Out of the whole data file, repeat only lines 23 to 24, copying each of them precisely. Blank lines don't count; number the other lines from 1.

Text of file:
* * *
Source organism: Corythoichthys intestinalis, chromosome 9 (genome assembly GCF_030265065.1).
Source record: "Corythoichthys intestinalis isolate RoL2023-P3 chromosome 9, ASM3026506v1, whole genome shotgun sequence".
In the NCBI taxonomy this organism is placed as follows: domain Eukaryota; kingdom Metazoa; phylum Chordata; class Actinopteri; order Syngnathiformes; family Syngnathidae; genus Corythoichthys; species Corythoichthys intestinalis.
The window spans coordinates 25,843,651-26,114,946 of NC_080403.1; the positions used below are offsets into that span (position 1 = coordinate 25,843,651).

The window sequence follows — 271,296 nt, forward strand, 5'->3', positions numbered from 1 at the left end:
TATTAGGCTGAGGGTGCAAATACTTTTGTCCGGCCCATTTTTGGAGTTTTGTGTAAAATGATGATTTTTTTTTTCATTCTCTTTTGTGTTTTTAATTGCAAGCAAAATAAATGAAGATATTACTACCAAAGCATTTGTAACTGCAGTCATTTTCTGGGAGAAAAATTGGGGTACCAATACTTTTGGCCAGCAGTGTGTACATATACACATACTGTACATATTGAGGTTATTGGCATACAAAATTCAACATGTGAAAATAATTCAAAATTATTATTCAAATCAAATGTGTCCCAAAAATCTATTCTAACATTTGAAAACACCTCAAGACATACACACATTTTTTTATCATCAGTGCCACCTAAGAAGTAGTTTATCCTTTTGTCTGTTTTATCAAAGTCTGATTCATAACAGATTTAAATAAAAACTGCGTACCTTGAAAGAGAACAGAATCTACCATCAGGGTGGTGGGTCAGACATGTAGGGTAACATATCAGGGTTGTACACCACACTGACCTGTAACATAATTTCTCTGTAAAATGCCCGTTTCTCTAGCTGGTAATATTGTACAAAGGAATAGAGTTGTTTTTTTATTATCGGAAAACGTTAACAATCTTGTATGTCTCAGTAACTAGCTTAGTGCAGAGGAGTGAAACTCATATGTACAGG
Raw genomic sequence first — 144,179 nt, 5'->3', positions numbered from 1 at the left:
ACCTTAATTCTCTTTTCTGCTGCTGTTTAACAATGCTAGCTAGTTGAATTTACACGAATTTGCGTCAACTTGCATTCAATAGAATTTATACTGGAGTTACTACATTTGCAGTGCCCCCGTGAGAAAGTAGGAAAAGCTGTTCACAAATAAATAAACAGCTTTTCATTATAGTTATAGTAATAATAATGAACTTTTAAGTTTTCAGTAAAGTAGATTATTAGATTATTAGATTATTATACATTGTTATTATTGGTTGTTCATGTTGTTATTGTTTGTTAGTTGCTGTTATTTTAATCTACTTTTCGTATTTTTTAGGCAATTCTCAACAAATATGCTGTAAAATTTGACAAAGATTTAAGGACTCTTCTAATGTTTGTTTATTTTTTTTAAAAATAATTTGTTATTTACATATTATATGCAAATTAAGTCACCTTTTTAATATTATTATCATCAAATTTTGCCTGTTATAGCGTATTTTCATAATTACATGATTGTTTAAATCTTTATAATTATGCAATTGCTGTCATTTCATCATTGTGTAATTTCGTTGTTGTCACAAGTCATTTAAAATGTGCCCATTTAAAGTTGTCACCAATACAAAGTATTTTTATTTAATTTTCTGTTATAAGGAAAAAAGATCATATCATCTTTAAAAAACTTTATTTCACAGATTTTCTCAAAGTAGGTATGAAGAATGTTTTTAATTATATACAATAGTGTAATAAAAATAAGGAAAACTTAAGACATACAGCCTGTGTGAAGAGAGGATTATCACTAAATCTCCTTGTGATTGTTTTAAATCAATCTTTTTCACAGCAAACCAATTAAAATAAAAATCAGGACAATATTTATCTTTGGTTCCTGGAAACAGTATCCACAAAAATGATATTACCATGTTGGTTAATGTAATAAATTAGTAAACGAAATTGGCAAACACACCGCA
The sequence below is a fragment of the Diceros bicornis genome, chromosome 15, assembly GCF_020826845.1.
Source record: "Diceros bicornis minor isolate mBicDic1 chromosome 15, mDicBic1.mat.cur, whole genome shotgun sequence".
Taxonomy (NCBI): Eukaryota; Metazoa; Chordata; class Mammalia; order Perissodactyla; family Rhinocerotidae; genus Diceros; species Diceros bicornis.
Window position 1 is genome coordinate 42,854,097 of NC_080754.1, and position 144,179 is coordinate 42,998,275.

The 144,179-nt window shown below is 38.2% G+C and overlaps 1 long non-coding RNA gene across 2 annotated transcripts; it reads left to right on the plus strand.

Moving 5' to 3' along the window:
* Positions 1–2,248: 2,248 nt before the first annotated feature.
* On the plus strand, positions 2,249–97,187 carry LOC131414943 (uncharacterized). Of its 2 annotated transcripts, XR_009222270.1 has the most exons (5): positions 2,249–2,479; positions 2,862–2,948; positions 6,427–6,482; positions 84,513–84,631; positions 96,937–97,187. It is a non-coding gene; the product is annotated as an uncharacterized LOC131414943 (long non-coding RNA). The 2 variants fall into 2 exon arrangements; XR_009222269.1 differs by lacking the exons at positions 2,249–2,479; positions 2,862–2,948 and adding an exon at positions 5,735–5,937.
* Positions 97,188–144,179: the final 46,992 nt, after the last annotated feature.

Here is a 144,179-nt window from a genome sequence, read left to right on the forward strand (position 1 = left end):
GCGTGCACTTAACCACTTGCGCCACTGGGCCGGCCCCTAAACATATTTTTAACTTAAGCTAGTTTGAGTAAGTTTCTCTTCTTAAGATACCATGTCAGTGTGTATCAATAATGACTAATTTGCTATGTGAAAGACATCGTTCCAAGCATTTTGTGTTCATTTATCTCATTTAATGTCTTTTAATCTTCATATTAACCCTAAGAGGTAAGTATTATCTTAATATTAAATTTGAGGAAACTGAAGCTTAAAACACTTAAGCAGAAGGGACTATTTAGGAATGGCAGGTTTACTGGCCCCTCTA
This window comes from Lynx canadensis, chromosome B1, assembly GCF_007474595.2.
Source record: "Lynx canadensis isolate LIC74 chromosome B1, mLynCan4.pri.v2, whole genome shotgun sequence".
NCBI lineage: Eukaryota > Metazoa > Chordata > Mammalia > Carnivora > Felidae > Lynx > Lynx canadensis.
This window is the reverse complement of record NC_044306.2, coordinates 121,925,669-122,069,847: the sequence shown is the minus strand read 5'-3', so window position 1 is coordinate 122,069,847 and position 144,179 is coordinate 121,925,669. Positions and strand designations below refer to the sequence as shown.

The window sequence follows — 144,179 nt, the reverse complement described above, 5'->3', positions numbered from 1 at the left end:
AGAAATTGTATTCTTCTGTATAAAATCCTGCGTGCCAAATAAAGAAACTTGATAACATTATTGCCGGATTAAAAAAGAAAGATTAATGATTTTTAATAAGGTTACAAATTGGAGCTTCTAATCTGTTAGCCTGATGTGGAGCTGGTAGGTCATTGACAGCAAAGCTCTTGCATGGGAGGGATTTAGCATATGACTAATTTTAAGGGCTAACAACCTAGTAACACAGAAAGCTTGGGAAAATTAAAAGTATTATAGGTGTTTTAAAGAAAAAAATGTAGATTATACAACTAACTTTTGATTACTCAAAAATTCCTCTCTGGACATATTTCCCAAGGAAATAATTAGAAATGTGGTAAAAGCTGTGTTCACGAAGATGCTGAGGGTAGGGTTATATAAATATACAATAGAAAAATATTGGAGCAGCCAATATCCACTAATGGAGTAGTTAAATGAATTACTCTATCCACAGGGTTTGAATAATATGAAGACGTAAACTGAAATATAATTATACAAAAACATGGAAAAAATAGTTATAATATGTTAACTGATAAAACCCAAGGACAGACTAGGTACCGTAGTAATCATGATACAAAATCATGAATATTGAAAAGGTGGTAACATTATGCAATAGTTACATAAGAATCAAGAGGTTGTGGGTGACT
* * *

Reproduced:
This window is the reverse complement of record NC_044306.2, coordinates 121,925,669-122,069,847: the sequence shown is the minus strand read 5'-3', so window position 1 is coordinate 122,069,847 and position 144,179 is coordinate 121,925,669. Positions and strand designations below refer to the sequence as shown.

The window sequence follows — 144,179 nt, the reverse complement described above, 5'->3', positions numbered from 1 at the left end: